This time of year is the most popular for craft fairs, probably because handmade items make such wonderful gifts. Craft fairs provide additional selling opportunities for crafters but they are not without their own set of challenges as well.
The main concern with participating in craft shows, especially if considering your first, is the amount of time, and potentially money, that will be required to get prepared. For a seller who has only ever sold online there is the issue of building up stock ready for the fair. Then there is the all-important display. Some shows will provide tables, many won’t even provide a roof, either way you still need to buy or make ways to decorate your space and display your items to their best advantage. On the other hand, designing, making and setting up the display yourself does allow you to present your work exactly as you want, and express your brand completely undiluted.
The other financial considerations are the upfront cost of your table/booth (and some shows have a non-refundable application fee) and the cost of transport (including all your inventory and display items) and possibly even overnight accommodation if the fair is far from home.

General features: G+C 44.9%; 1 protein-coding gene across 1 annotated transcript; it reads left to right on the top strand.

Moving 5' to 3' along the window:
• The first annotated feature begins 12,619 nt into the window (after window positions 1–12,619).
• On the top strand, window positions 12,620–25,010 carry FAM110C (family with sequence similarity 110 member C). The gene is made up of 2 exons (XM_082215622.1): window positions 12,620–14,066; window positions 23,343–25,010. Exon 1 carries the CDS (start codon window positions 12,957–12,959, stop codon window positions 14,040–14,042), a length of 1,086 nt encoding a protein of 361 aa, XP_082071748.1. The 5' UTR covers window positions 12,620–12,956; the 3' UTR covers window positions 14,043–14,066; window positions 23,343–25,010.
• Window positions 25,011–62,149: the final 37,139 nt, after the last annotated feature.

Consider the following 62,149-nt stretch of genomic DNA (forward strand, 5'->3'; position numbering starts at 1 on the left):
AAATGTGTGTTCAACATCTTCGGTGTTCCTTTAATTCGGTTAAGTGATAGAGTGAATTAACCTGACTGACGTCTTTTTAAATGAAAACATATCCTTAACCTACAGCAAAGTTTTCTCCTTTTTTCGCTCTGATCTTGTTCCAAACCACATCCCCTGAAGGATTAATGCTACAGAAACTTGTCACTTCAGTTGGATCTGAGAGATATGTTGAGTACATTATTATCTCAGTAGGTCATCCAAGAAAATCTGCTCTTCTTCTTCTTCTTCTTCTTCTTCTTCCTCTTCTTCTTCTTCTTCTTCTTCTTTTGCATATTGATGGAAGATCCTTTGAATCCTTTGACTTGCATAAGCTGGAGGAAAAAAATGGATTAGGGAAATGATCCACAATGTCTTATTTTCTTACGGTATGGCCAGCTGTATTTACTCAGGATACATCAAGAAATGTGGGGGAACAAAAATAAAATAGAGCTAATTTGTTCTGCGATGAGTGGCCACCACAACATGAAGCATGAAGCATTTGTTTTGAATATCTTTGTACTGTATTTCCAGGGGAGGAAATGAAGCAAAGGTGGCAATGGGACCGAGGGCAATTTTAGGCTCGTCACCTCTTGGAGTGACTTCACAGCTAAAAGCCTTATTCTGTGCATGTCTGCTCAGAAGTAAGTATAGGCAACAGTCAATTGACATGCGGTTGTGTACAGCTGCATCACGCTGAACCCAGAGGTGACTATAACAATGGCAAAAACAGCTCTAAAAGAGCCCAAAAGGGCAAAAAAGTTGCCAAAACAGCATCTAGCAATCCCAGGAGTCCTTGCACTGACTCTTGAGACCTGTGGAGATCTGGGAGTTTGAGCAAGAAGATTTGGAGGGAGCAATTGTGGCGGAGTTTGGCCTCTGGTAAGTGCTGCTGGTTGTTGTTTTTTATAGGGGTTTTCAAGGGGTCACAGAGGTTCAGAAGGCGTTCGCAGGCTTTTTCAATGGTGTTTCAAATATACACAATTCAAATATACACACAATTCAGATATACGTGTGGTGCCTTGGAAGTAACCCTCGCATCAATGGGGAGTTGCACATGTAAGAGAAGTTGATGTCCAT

On the flip side, craft fairs provide great opportunities for handmade artists to get their work in front of a new audience and meet some of their local customers. Craft fairs provide a unique opportunity to meet customers face-to-face, which in turn allows sellers to learn so much more about their likes, dislikes, habits etc. and the chance to build up a longer lasting relationship with the potential for future sales. Of course, this approach does mean sellers need to be competent in face-to-face selling skills – a very different animal to selling online.
The right kind of craft fair will provide a captive audience of buyers who appreciate and support handmade and are already in the buying mindset. Unless you run your own retail store, a craft fair is also the only physical location at which you can sell your items for retail price, unlike selling in a shop where you usually only get around 50% of that.
Craft fairs can be great fun but also very stressful. They can leave you feeling depressed or with a great sense of accomplishment, depending on how the sales go. Either way they are a very useful learning experience and I highly recommend trying one or two before deciding whether or not to continue.
Join me next month for my next topic – all about doing custom work. In the meantime, share your experiences of craft fairs with us in the comments.